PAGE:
This is a topic I broach with great trepidation, although I know I am not alone. There may be no more personal subject in the world than an individual’s decision to have a child or not. Then, once a child is had, I have found reactions to the topic of childrearing one of the most instantly defensive, judging, joyous, inflamed, and protective that I’ve ever encountered. Primitive instincts are fiercely at play—the whole Mamma Bear thing—as I believe they should be. There is perhaps nothing more precious to us than human life, and, as most might instinctively agree, the life of a child.
Some of you who are my close friends know my feelings on the subject of having children. (For the sake of this essay, from now on when I say “having children” or “having a kid”, I mean biologically as opposed to adoption.) To those of you who don’t know, I cautiously share with you my honest feelings… For myself, after much inner contemplation and reflection, I’ve found that I can think of no unselfish reason other than mere instinct to have a child from my own body. Let me reinstate that this is how I feel, how I think, and what my deepest personal convictions are. Let me also add that this is how I believe right now; I very well could change my mind someday, and I give myself absolute permission to. I don’t believe it’s wrong to have kids. If I were to become pregnant now, I’d probably keep it, and be overjoyed and love the child dearly. However, I have no desire to go out of my way to have a kid, now and indefinitely. A lot of people want to know why, so with care and respect to everyone else’s choices and opinions, I will try to share as eloquently as I can the basis for my current decision. It’s very multi-layered and complex, so bear with me.
From where I stand, I don’t find it wise, beneficial, or necessary to continue procreating. There are several reasons for this. A) There are literally millions of children already here that desperately need parents and safe, loving homes. B) Call me a doomsayer, but I don’t see the future of the world and particularly America a place that I would feel right bringing a new child into, especially when—again—there’s children already here. C) I don’t know the meaning of life and this troubles me very greatly; I wrestle with being responsible for creating life while I can’t justify it. Why bring someone else here when I don’t even know why I’m here, and don’t even like it half the time? D) I don’t want to genetically pass down certain things to my kids, such as a probable tendency toward depression, suicide, anxiety and physical disease. E) I have absolutely no desire to experience pregnancy and childbirth. Nothing about pregnancy looks appealing, and I’ve witnessed childbirth several times in real life (and I’ve seen lots of filmed births) and it looks beyond painful and I can’t fathom wanting to put myself through that. I don’t care how many moms tell me how fast it’s over, or much it’s worth it, how ecstatic they feel, or how much self-empowerment they gain. I don’t want to give birth, vaginally or otherwise. I’m plenty self-empowered already, and will take your word for it that our bodies are capable of doing incredible things. Mothers have told me that they lose some control over their urination post-vaginal delivery, and often pee when laughing hard or sneezing even when their kids are full-grown. After birth, our vaginas will never be the same, nor sex. Our bodies will stretch and sag and otherwise deplete, for pregnancy is a very taxing event to put it through.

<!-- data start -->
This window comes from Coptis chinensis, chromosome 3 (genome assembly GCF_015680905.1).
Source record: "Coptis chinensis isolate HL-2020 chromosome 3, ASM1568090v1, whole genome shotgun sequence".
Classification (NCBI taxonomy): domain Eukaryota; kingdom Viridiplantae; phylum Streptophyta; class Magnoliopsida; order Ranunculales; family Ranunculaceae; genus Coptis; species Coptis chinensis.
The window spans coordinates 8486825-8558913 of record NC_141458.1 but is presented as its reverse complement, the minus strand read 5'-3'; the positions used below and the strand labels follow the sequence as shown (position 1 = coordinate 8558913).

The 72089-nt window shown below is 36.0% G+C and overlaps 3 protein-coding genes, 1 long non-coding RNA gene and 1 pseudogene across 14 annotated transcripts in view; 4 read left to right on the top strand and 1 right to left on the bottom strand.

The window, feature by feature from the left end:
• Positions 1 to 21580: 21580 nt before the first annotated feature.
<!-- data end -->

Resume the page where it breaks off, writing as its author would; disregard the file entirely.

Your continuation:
Maybe not wanting to experience pregnancy and childbirth is vain and selfish of me. I honestly feel that having biological kids would also be vain and selfish of me. I came to this thought about two years ago when I asked myself, for the first time, why I wanted to have them. I was unsatisfied with my answers… To continue my family’s mixed heritage; to create a new life with a man I love, which I think is the greatest form of creation we humans possess; to then attach myself to the man I love and gain a false sense of security, if I’m honest; to see if my daughter will have my freckles and passion for food; to see if my son will look like his dad and have his dad’s talents; to give my parents grandchildren; to have someone to pass on my values, beliefs, and goals to; to be taken care of when I’m old; to validate me as a woman; to love and be loved; because I’m afraid of missing out on this popular human experience; because I just want to. All of these reasons and more—to ME—are selfish. They are all about me. So I can see what they’ll look like. So I can be loved back. So I won’t feel like I’m letting down my parents. So I’ll have someone to pass on my values and beliefs to. So I can bring life into the world. There are already lives in the world desperate for a mother. I started feeling that to try and have a kid of my own would take up space in my heart, budget, health, and life that I could give to a kid who already exists, a kid who may suffer and die otherwise. Yes, we all suffer and eventually die, and it is all relative, but you know what I mean.